The Maldives Seaplane: Luxury for the Working Class

Would you ever pay $500 for a flight that has no set time for departure, lasts only 45 minutes, and is piloted by a barefoot captain? What if I added that the plane only holds 16 people and takes off and lands in water?



If you are headed to an exotic resort in the Maldives then you have no choice but to come aboard the seaplane. While weather delays and other nonsense excuses given both by the airplane company and by the resorts make the journey of arriving in paradise frustrating, rest assured these planes have an excellent safety record.


I’m the captain now

I arrived at the Conrad Rangali Maldives lounge at the seaport waiting to experience the dream of one of the most sought after destinations in the world, an oasis in the heart of the Indian Ocean. Across the water from the seaport was the populous capital island of Malé. Malé is only 2.239 sq. miles in size but has a population of over 100,000, making it one of the most densely populated places in the world.


The island of Malé

Visitors to the Maldives should stay on Malé for one night to rest up from what’s more than likely an arduous journey to the Maldives and also to take the first seaplane in the morning to their resort island. Otherwise, as is the case many times, the seaplane will be delayed and instead of lounging in your private bungalow, you will find yourself at the airport lounge calculating how much money you are losing each minute on a trip that, with or without points, still costs a small fortune.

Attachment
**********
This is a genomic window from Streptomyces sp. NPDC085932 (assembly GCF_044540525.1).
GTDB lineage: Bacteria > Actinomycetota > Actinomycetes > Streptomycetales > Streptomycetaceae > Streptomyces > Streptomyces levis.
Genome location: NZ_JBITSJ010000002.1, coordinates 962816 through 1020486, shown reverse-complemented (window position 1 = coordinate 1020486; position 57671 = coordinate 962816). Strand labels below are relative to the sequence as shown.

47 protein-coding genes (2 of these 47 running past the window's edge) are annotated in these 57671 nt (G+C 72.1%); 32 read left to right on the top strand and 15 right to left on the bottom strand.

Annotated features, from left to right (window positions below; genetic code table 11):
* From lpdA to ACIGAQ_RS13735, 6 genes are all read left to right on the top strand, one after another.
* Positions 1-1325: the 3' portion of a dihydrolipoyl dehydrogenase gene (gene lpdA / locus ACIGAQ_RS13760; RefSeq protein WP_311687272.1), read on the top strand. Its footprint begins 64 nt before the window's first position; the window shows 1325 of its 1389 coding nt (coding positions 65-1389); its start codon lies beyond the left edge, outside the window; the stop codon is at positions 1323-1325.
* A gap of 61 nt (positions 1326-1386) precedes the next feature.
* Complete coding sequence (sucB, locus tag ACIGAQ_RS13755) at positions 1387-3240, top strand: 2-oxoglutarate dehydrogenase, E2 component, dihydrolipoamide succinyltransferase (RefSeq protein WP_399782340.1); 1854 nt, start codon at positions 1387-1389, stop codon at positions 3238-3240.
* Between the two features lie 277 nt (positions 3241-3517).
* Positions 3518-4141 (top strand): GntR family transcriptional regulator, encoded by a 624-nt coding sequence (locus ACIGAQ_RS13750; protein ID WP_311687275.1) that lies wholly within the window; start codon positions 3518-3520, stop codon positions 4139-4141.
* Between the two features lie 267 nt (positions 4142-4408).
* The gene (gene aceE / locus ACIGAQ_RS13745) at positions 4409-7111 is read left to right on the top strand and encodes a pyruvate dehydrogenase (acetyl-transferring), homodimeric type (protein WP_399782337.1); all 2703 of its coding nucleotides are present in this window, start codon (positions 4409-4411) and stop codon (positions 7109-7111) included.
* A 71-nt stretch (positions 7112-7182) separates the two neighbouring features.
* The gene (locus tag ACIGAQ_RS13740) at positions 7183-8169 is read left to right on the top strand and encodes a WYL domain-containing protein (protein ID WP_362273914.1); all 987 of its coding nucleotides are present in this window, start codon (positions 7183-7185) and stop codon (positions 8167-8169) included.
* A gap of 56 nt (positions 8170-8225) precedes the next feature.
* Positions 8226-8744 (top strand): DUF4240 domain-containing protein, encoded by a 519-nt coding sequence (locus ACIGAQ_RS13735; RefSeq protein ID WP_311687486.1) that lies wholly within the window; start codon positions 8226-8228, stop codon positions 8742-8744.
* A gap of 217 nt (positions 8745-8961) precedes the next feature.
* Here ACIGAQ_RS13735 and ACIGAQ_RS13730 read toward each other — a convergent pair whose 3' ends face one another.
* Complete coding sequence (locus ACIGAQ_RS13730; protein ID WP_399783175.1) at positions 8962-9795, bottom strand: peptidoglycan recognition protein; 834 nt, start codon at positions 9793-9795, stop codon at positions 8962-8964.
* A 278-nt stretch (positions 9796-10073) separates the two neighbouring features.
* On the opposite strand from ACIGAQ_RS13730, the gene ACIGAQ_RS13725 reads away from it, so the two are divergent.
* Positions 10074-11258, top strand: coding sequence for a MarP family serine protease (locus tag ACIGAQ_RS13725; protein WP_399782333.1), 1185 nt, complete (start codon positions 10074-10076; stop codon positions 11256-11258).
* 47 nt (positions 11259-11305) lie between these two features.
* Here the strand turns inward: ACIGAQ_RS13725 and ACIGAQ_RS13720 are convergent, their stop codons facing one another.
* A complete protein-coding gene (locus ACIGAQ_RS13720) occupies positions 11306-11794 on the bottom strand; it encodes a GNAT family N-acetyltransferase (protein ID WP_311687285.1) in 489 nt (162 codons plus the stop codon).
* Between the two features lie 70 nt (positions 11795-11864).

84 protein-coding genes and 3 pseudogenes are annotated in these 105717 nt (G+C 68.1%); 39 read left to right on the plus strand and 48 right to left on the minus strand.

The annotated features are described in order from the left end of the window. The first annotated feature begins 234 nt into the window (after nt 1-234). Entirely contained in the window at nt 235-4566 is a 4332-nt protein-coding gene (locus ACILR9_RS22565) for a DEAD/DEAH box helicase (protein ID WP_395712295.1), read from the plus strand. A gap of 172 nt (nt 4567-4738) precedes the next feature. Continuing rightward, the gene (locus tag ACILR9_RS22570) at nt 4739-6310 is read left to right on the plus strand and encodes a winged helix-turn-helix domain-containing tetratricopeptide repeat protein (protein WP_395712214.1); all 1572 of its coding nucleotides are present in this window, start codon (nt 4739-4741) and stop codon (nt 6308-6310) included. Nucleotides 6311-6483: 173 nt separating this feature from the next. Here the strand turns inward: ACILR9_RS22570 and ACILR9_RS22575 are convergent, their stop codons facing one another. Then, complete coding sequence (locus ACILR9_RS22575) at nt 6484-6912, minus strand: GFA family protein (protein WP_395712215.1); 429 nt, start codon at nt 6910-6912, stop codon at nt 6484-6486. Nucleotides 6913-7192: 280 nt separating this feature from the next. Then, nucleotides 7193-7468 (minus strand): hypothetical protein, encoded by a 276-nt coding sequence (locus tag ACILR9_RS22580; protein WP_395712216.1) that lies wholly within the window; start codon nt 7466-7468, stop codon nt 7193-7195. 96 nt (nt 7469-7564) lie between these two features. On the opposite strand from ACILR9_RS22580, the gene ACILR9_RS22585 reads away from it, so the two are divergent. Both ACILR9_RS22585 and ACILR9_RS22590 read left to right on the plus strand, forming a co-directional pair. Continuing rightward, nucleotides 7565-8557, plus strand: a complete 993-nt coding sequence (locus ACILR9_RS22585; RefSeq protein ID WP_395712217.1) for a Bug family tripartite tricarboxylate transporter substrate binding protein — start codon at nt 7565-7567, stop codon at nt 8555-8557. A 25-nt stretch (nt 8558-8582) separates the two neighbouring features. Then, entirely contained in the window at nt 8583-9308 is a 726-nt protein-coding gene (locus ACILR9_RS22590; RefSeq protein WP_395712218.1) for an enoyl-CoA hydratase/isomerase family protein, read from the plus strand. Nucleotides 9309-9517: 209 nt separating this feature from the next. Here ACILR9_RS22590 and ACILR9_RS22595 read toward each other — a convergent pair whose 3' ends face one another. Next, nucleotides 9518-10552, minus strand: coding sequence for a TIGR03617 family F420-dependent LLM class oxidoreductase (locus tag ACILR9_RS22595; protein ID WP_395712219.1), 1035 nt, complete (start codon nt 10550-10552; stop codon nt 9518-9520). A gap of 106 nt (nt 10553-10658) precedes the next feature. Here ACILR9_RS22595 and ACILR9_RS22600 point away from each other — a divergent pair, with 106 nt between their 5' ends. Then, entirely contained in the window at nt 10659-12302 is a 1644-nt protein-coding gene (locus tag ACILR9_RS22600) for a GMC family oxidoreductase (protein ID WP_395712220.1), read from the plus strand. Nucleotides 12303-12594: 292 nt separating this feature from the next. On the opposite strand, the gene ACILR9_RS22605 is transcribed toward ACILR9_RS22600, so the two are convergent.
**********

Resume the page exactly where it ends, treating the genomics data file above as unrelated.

I was coming all the way from Colombo, Sri Lanka so no jet lag for me!

After one night at a hostel, I took the ferry back to the seaport and luckily my seaplane was departing on time. We received the safety instructions from our pilot and a set of earplugs which were unnecessary. Momentarily wondering if I had hopped on a Southwest Airlines 737, I was confused when the pilot announced that this would not be a direct flight. I wasn’t irritated by the news because I was on my way to paradise and I was able to participate twice in the takeoff and landing which was a nifty experience.


The first stop

Maldives is comprised of 26 atolls and 1,192 islands, making the journey the most scenic flight I have or will ever take. All passengers have their heads pressed to the window trying to capture some postcard photos while wondering what they did to deserve this.



For most, staying at a private bungalow is the height of indulgence. Most bungalows walk right to the ocean and some even have Jacuzzis on the relaxing sun deck with only nature observing whatever you choose to do. However, for one individual that was not enough, so he chose to rent out three islands for himself for a month. Unfortunately, I was a few points short of a billion to do that.

That distinction belonged to the Crown Prince of Saudi Arabia who spent $30,000,000 for a month long stay with his 100 bodyguards, floating hospital, and luxury yacht. Tourists who originally booked at the same resort were upset when their reservations were cancelled without notice. But they aren’t royalty! Your little goat herder makes your reservation look like a welfare case!

And now back to my peasant seaplane flight.

Crown Prince or not, it was a memorable experience.




2 responses to “The Maldives Seaplane: Luxury for the Working Class

  1. Pingback: Around P2B 8/18-8/24 – Churning, China, the Maldives, football, family travel and more! » Points with a Crew·

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